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  • The grey part with the hole there is the Sear.  A problem I’ve seen develop with the P38 is the Trigger Bar spring coming loose, and not forcing the “duck bill” hook of the Trigger Bar from interacting with the corresponding notch in the Sear when pulling the trigger.  This can lead to a dangerous situation where you pull the trigger, no bang happens, and the weapon is now Condition 0, and has a malfunctioning trigger, a VERY dangerous situation.  A weak/worn spring can also cause this.  To check, be sure the spring is where it should be, then cock the hammer, and slowly pull the trigger (lowering the hammer with your thumb) to watch the action of the trigger bar on the Sear.  Watch out for this:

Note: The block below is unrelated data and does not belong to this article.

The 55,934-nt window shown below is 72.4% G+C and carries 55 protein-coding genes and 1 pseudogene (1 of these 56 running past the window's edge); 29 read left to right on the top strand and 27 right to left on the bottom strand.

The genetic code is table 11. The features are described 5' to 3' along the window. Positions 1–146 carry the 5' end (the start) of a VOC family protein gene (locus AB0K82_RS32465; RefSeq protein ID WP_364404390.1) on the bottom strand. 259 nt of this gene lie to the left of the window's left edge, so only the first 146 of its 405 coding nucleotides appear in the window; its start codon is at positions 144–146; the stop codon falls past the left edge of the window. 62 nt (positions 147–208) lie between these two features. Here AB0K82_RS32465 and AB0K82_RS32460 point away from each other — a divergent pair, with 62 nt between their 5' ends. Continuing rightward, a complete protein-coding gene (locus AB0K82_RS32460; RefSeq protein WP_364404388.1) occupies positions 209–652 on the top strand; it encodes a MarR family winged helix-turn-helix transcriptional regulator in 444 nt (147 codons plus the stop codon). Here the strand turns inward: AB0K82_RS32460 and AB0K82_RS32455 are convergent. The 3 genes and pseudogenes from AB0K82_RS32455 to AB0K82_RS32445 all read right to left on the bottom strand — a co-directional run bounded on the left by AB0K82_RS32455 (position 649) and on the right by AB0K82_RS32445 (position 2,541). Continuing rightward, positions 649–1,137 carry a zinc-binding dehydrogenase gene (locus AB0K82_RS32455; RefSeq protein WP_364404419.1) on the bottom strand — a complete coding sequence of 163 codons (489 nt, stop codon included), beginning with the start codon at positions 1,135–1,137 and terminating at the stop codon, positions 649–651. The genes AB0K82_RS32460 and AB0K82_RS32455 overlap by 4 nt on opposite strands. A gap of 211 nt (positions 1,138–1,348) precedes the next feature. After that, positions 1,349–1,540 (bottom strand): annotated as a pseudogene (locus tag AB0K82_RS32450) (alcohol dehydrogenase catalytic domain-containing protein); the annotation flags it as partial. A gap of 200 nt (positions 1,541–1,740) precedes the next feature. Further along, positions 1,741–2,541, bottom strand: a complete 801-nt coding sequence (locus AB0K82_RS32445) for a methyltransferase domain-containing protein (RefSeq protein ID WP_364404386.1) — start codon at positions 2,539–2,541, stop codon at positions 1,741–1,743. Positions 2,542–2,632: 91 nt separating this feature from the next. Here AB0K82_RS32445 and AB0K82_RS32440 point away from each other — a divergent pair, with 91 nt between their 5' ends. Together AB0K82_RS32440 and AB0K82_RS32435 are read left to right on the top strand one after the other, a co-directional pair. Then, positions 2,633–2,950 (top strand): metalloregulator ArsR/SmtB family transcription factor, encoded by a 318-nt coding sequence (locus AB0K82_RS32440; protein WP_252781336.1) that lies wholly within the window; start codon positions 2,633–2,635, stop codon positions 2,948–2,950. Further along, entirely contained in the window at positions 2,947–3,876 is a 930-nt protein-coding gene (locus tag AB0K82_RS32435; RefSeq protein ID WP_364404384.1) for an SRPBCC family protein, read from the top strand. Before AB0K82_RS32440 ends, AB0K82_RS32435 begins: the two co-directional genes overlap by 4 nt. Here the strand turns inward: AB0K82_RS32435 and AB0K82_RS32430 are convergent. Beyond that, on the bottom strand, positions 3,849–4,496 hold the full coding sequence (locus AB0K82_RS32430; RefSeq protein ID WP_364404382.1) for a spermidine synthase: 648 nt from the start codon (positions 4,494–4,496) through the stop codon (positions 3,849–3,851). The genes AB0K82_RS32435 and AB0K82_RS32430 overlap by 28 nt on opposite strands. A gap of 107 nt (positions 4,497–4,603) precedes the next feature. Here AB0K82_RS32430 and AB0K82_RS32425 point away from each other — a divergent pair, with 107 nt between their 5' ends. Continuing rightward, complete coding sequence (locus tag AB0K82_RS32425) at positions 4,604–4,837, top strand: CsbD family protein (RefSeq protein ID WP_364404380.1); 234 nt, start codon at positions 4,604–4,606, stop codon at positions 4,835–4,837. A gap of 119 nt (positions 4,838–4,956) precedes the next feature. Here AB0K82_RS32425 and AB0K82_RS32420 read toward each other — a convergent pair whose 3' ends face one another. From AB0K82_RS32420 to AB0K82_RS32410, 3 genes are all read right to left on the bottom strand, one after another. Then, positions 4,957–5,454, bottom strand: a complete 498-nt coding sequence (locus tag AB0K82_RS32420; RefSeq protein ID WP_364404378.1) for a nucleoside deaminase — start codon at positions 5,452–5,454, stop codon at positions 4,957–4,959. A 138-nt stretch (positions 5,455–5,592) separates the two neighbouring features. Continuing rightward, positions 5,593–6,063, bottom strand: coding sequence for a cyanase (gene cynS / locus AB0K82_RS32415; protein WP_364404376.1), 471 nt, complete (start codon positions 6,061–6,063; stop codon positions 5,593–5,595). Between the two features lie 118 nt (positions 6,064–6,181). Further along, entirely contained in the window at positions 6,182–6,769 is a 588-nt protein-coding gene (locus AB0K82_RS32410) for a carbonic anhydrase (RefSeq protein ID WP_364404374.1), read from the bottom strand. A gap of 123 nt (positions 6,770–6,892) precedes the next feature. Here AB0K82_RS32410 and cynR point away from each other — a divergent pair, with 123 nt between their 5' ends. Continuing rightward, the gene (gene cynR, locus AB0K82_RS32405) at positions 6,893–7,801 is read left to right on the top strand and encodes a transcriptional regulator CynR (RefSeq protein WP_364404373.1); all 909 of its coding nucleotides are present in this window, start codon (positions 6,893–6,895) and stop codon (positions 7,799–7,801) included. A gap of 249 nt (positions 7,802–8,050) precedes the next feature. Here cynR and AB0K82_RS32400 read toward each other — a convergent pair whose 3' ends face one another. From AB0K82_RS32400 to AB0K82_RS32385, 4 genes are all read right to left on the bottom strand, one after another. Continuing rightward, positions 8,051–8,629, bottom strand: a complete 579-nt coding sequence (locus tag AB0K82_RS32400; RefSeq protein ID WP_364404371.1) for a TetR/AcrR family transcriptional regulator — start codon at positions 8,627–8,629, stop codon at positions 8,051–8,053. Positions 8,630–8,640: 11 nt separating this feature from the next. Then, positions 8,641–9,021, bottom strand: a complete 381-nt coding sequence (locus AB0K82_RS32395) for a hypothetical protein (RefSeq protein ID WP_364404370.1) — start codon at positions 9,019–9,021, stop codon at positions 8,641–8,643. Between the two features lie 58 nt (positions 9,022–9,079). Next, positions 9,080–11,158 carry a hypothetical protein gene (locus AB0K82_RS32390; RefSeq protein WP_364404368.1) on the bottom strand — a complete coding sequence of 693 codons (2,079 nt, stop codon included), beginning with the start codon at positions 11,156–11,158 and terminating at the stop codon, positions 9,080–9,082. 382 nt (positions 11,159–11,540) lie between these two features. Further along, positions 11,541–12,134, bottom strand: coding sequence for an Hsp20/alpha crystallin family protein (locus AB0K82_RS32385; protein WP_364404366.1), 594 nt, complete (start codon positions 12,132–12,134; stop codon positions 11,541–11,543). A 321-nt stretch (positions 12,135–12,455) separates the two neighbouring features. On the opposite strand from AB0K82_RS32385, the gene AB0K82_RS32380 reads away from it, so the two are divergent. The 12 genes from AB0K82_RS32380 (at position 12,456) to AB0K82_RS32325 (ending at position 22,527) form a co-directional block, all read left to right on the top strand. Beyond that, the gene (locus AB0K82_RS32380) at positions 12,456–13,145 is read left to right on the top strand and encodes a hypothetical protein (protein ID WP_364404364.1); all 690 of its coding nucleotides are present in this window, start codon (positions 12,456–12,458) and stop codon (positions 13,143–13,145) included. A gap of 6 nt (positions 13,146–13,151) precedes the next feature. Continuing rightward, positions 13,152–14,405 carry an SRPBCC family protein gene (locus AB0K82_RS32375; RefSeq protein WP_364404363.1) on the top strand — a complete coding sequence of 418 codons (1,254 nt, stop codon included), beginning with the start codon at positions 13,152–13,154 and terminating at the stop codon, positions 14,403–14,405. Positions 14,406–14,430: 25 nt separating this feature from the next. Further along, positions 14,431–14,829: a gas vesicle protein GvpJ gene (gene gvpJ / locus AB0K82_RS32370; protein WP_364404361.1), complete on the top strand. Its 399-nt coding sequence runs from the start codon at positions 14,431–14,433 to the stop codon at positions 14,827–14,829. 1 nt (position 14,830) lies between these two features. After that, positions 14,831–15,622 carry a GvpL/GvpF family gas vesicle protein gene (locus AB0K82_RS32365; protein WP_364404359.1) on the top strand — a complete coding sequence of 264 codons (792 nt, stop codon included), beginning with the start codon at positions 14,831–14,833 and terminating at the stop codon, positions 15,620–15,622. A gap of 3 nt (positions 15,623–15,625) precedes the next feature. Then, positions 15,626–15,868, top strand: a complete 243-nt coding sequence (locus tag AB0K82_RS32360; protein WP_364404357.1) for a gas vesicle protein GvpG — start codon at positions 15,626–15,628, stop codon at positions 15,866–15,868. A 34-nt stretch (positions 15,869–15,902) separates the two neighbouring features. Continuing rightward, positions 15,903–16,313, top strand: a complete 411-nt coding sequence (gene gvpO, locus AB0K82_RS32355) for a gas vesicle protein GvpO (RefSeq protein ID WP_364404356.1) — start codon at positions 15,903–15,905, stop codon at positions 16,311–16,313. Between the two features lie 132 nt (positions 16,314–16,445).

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  • If, when you pull the trigger, the Trigger Bar hook doesn’t positively catch the notch in the Sear, you have a problem, and should find a replacement Trigger Bar Spring.

Reassemble in reverse order, making note to insert the barrel assembly into the slide with the locking-block pushed out (that is, button pushed in so the locking-block is lowered), and when replacing the slide to the frame, make sure to push the locking-block back up so that it’s able to stay with the slide when you retract it far enough to re-engage the slide release.

Oh, one more thing to share!  The Loaded Chamber Indicator I’d mentioned.  Pretty interesting really: